Friday, 16 November 2018

Box Theatre Kit: Country Notes

I got the itch to do another model a few weeks ago and pulled out a kit I bought off the internet. It comes with all the stuff you need (though I did add a few things from my craft stash). Here's the box with all the bags of parts. I love these kits as they're not only fully set up for you, they also teach you some cool tricks for making things like trees out of paper rope, thatch out of twine, pots & pans out of metal pieces.


 Here I've papered the insides of the tin and wired lights along the ceiling and put in the floor and battery cover.

 The house mostly constructed with some of the furniture ready to go in it.

 And the finished piece + the two bunny inhabitants (the only things not glued down).

Thursday, 15 November 2018

Shout-Out: Vita Nostra by Marina and Sergey Dyachenko

The definitive English language translation of the internationally acclaimed Russian novel—a brilliant dark fantasy combining psychological suspense, enchantment, and terror that makes us consider human existence in a fresh and provocative way.

Our life is brief . . .

Sasha Samokhina has been accepted to the Institute of Special Technologies.

Or, more precisely, she’s been chosen.

Situated in a tiny village, she finds the students are bizarre, and the curriculum even more so. The books are impossible to read, the lessons obscure to the point of maddening, and the work refuses memorization. Using terror and coercion to keep the students in line, the school does not punish them for their transgressions and failures; instead, it is their families that pay a terrible price. Yet despite her fear, Sasha undergoes changes that defy the dictates of matter and time; experiences which are nothing she has ever dreamed of . . . and suddenly all she could ever want.

[Translated by Julia Meitov Hersey]

Wednesday, 14 November 2018

David Attenborough’s Life That Glows Documentary

Attenborough examines different kinds of bio-luminescent life, from fireflies to deep sea creatures. My favourite creatures showed up at the 38:50 min mark: larvae of a kind of gnat that live on ceiling of caves. They lower strands of silk sticky with drops of saliva and light in their tails act as lures for other insects at night. The deep sea creatures were also fascinating to see.

It was interesting that there are a variety of reasons for why creatures developed bio-luminescence: defence, attraction, mating. In some cases (like a certain type of earth worm in France) scientists still don’t know why creatures employ it.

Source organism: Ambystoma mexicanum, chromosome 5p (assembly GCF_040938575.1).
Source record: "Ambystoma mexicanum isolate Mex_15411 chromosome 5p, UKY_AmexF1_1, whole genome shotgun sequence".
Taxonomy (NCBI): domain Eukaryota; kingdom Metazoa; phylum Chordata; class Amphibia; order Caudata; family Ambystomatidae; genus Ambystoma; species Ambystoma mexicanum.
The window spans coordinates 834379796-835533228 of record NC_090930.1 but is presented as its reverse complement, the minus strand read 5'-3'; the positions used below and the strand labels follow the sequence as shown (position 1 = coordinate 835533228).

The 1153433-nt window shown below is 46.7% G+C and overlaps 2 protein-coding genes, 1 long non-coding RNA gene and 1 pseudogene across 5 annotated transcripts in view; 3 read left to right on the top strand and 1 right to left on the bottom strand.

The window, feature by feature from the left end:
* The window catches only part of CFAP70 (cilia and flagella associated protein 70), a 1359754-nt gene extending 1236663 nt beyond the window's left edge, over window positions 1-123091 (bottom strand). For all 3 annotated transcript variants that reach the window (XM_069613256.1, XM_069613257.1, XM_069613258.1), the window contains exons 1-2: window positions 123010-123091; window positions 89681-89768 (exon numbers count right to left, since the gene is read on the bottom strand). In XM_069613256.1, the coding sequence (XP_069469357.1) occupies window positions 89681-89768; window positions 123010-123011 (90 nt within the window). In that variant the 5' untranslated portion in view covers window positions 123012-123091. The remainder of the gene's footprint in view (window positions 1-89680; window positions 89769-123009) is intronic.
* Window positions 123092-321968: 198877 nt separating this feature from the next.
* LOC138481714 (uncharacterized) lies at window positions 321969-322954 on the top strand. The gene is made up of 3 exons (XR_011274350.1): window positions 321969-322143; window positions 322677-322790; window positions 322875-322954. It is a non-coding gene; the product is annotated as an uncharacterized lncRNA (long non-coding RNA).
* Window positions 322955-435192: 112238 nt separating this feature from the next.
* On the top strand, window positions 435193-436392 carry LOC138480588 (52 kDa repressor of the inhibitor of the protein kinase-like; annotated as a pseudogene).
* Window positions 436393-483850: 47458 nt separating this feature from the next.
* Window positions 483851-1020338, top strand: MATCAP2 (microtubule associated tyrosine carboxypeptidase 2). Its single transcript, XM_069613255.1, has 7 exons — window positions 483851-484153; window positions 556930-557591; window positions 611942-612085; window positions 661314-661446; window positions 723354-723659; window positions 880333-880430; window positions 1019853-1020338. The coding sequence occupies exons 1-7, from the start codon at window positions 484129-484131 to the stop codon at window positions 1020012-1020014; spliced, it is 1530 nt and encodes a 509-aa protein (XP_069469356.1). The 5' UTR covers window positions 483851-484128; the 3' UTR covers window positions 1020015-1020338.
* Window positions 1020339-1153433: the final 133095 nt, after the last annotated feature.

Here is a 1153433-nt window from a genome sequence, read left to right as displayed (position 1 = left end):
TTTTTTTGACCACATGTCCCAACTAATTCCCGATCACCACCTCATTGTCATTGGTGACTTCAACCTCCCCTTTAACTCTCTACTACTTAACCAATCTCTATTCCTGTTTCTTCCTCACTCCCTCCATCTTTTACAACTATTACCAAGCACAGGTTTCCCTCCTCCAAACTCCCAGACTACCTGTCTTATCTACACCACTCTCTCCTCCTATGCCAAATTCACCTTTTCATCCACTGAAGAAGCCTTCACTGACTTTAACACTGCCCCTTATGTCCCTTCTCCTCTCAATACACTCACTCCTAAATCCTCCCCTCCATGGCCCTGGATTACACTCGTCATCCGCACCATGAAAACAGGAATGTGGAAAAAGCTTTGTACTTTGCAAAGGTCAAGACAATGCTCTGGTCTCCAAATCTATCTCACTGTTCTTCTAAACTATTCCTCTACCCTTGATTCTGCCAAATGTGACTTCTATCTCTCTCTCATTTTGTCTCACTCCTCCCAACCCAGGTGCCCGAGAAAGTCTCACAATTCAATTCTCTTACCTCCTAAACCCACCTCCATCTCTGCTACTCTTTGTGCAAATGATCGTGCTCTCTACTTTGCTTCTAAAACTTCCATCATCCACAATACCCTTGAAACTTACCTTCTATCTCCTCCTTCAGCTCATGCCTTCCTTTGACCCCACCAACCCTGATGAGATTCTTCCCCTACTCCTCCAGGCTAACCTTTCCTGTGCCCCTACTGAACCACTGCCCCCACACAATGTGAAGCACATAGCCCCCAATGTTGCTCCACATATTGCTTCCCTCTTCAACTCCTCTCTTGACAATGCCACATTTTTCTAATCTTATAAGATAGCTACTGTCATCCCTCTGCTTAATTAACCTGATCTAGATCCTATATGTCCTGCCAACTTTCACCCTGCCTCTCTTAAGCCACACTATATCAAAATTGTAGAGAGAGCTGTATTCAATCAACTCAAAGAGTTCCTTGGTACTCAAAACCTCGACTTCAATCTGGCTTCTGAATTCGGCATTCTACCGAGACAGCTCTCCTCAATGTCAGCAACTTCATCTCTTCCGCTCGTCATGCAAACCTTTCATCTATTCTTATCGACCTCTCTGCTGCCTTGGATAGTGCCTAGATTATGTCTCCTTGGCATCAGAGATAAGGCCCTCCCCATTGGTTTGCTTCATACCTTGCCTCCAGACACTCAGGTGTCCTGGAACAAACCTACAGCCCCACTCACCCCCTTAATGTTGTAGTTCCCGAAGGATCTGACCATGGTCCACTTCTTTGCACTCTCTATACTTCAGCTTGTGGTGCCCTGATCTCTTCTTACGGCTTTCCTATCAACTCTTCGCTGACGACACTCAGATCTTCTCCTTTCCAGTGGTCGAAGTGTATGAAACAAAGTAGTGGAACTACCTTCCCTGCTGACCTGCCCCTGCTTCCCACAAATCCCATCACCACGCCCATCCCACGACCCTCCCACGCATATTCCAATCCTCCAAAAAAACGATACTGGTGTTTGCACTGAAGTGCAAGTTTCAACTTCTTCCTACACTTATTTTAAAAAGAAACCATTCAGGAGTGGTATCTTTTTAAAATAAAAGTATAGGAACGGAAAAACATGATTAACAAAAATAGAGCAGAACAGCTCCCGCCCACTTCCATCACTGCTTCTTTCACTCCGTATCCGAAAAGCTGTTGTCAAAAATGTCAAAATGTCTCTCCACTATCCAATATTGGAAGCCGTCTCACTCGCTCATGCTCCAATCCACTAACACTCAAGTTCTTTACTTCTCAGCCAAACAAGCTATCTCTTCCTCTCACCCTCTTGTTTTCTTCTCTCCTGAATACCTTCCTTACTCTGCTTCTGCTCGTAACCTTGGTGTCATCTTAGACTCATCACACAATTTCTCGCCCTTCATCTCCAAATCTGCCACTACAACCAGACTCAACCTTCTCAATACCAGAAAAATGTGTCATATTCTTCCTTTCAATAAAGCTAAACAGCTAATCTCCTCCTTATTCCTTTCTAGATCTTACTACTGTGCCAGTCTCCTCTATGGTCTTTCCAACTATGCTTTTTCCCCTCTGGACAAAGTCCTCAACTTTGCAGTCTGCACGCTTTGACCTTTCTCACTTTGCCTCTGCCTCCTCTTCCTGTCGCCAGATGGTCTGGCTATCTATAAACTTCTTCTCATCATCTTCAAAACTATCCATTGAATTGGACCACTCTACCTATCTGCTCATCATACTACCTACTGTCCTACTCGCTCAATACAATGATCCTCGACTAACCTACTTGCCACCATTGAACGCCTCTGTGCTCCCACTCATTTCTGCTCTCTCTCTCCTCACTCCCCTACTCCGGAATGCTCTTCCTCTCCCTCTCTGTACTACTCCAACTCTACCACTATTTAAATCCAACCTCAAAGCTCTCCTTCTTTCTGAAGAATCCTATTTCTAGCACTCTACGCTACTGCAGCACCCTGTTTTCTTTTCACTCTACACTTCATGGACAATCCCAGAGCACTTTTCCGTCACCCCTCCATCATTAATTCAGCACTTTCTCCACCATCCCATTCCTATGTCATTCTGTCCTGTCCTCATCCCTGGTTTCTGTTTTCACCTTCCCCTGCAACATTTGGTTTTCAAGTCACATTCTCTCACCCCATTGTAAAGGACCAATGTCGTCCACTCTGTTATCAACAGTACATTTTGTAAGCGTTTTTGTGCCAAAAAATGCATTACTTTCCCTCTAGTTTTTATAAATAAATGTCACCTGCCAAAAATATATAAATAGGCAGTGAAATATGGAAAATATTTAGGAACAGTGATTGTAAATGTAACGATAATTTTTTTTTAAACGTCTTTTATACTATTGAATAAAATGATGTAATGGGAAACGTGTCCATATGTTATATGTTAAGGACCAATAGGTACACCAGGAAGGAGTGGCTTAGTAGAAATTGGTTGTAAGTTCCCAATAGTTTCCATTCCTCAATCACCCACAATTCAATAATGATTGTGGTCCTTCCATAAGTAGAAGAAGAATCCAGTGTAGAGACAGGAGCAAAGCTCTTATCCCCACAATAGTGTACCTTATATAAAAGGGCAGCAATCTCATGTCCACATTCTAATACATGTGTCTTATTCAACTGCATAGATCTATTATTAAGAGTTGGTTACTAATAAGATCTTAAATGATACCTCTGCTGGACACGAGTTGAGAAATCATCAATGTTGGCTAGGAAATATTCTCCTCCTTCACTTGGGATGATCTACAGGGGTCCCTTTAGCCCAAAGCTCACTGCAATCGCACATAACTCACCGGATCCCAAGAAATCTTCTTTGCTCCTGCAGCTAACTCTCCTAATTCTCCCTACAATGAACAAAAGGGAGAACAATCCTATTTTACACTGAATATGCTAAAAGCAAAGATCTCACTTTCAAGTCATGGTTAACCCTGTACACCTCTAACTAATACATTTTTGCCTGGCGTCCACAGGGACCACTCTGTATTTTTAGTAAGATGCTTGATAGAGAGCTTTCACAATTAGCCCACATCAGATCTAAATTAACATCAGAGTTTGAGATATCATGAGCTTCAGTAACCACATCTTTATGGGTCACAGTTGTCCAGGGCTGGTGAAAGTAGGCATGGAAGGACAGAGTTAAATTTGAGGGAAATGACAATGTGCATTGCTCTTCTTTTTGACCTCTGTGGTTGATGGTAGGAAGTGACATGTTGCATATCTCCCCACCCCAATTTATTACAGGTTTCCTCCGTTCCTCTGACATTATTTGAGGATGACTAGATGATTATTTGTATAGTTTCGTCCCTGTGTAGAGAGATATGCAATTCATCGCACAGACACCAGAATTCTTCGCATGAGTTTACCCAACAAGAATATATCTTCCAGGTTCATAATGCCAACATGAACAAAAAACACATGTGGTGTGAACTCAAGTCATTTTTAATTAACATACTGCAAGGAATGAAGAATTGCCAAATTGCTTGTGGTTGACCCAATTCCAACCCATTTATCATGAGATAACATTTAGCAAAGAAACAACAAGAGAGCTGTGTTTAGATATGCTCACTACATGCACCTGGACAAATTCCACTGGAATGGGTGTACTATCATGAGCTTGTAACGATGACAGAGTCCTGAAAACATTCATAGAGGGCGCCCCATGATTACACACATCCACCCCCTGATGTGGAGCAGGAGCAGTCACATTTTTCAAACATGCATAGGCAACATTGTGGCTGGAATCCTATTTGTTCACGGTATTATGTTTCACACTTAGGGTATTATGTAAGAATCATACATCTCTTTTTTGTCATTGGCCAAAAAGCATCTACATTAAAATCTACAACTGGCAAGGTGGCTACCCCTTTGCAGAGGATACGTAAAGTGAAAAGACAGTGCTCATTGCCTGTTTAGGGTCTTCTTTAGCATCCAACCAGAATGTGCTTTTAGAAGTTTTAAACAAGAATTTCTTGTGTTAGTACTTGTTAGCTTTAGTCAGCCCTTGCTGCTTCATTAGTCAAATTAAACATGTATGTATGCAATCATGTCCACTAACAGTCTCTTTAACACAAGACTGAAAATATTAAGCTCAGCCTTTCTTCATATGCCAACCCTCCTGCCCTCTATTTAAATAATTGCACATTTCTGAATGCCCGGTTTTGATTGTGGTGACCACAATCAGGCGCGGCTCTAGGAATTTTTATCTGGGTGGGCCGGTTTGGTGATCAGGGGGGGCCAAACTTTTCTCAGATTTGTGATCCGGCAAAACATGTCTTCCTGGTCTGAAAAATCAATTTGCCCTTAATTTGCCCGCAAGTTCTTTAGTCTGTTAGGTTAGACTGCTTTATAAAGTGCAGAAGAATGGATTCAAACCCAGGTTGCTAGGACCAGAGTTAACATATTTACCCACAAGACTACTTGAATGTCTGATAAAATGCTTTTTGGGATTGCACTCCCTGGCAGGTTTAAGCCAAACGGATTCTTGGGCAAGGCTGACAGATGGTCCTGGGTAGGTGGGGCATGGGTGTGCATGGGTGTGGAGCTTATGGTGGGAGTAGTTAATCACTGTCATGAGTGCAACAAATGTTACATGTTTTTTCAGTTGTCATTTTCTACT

It’s a cool documentary, if you’re looking for some interesting glowing creatures to add to a story, or if you’re simply interested in some of the cool critters on planet Earth.

Tuesday, 13 November 2018

Book Review: The Monster Baru Cormorant by Seth Dickinson

This is book 2, click here for my review of The Traitor Baru Cormorant.


Pros: political intrigue, interesting characters, fantastic worldbuilding

Cons:

Baru Cormorant’s actions on Aurdwynn have numerous consequences. She is now Agonist, a cryptarch, one of the secret lords of the Imperial Throne of the Imperial Republic of Falcrest. She has also made a lot of enemies, one of whom is a navy admiral, who decides to mutiny in order to bring Baru to a form of justice.

Baru believes she’s one step further towards destroying Falcrest and freeing her homeland, but cryptarch rivals Hesychest and Itinerant have a job for her and two of their other proteges.

This book picks up immediately where the previous one ended, and if you don’t remember all of the characters and subplots of the first book, I’d highly recommend giving it a quick reread. I was very happy that an issue I had with that book’s ending was dealt with pretty heavily in this one.

There are plots within plots, and two main points of view, that of Baru (told in third person) and Xate Yawa (told in first person). The switch was a bit jarring at times, but insured you didn’t mistake who’s thoughts you were observing. There are also flashbacks to a previous war from the viewpoint of Tau-indi, a prince of the Oriati Mbo, which gives cultural and historical information for the continent and for the war of ideas between the cryptarchs.

The worldbuilding is incredibly intricate. Everything is connected and the language recognizes differences from our own world - like ‘matronizingly’ instead of ’patronizingly’, because some cultures have a matriarchy as a system of rule. I loved the attention to detail.

While Baru is often - though not always - able to avoid personal consequences for her actions, once again it’s clear how she causes serious fallout in her wake, particularly with regards to trade and the economics of some of the islands she visits. Very serious consequences, for what seems like limited gains on her part. This makes her an increasingly hard character to like or sympathize with. Which I believe is the point.

A lot of the action is set-up for the next book, so the plot here feels scattered at times. Having said that, the level of intrigue is high and I never felt bored.

Be prepared to remember a lot of names and get lost in intrigue. If you like morally dubious characters, this book is for you.

Friday, 9 November 2018

Not a Review - Nier: Automata

Pros: great characters, interesting story, wonderful soundtrack, lots of action, variety in locations and battles

Cons: lots of unanswered questions at the end, some questionable content

Thousands of years ago aliens invaded the Earth and used machines to wipe out most of mankind. Now the remnants live on the moon and have created androids to help them retake their home world. YoRHa sends combat unit 2B and scanner unit 9S to Earth for reconnaissance and to help the resistance wipe out the machines. But they discover a new type of machine, one that looks human.